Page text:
2. Just how good was Kellen Mond on Saturday against Clemson. It might be Jimbo Fisher's best work to date. Mond was a four-star talent at quarterback coming out of high school, but he was far from a finished product and it wasn't his accuracy that caught the attention of scouts. It was his athleticism, his frame and his upside. He was a 55 percent passer at IMG Academy as a senior. He was a 51 percent passer as a true freshman last year and at times he looked like he was totally in over his head.
So while it's not surprising that Mond was able to piece together a competitive showing on a big stage, the way he did it speaks volumes. Mond was comfortable in the pocket, looked like he had a clear grasp of his reads and progressions and was accurate. On the season, Mond has thrown five touchdowns and zero interceptions after an 8-to-6 ratio a year ago.
If this is the Mond we are going to see all season long, it's time for a dramatic recalibration of what to expect from this Texas A&M team in 2018.
3. The cute game that you only passively care about should be higher on your priority list this weekend. Boise State is good. Boise State is really good. Boise State has scored on 16 of its 22 offensive possessions this season (excluding end of halves or games). It missed one field goal, which means that the Broncos have had scoring opportunities on 77 percent of their offensive series this season.
Boise State has the fifth most efficient quarterback in the country through two weeks in Brett Rypien, and it's not dink and dunk stuff. The Broncos have four wide receivers averaging more than 18 yards per catch. Only Toledo is doing similar things in the passing game.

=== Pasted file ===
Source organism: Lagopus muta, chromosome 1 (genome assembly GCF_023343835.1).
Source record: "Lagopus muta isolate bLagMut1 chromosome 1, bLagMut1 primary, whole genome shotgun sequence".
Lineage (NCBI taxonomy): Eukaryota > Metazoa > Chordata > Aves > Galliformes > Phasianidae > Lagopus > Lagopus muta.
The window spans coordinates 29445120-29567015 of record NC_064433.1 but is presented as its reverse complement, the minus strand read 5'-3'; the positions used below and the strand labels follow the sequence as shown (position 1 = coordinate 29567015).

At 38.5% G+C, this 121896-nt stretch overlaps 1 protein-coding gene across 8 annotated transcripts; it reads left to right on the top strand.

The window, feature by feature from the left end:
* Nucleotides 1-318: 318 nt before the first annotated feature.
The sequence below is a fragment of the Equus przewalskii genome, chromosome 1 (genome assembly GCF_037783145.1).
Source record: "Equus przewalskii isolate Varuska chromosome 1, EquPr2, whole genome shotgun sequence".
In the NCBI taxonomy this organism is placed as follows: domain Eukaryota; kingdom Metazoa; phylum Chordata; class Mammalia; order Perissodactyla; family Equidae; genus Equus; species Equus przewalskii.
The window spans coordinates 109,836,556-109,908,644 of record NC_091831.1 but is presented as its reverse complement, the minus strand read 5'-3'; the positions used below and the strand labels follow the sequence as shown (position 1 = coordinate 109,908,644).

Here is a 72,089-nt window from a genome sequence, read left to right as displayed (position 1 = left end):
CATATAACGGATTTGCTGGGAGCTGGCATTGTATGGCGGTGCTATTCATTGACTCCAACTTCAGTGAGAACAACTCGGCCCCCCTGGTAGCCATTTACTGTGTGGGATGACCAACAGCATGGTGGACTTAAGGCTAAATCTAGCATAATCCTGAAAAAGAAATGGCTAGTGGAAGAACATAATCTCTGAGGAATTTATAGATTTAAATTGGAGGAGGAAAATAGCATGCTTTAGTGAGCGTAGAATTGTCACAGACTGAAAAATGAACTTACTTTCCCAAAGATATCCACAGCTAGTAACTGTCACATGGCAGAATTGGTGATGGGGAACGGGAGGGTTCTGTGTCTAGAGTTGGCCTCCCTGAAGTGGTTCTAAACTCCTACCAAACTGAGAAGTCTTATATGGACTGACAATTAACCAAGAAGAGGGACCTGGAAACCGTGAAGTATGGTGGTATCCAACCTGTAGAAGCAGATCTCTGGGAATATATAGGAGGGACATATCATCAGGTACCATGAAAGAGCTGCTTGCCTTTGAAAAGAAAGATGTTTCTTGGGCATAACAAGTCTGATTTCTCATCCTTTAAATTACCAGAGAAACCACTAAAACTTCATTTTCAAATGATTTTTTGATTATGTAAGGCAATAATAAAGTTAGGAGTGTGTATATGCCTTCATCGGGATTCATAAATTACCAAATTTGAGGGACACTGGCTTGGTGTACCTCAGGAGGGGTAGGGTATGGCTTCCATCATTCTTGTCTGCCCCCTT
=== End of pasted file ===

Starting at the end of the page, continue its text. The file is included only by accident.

The Oklahoma State offense looks as explosive as ever. Taylor Cornelius looks like a next man up plug-and-play quarterback for Mike Gundy and he's got a receiver room that is one of the best in the country with Tylan Wallace and Tyron Johnson taking big steps forward early in the season. He's also got running backs in Justice Hill and LD Brown averaging 8.1 and 12.4 yards per carry respectively.
Defensively, Boise State returns 10 starters off of an 11-3 team. Oklahoma State is eighth in the country in yards per play allowed and has given up 237 yards of offense per game. Oklahoma State looks like a Big 12 contender again, but we'll know for sure how seriously we can take it after Saturday. Meanwhile, a win for Boise State puts it squarely in the New Years Six discussion and a UCF-style national championship comes into vision.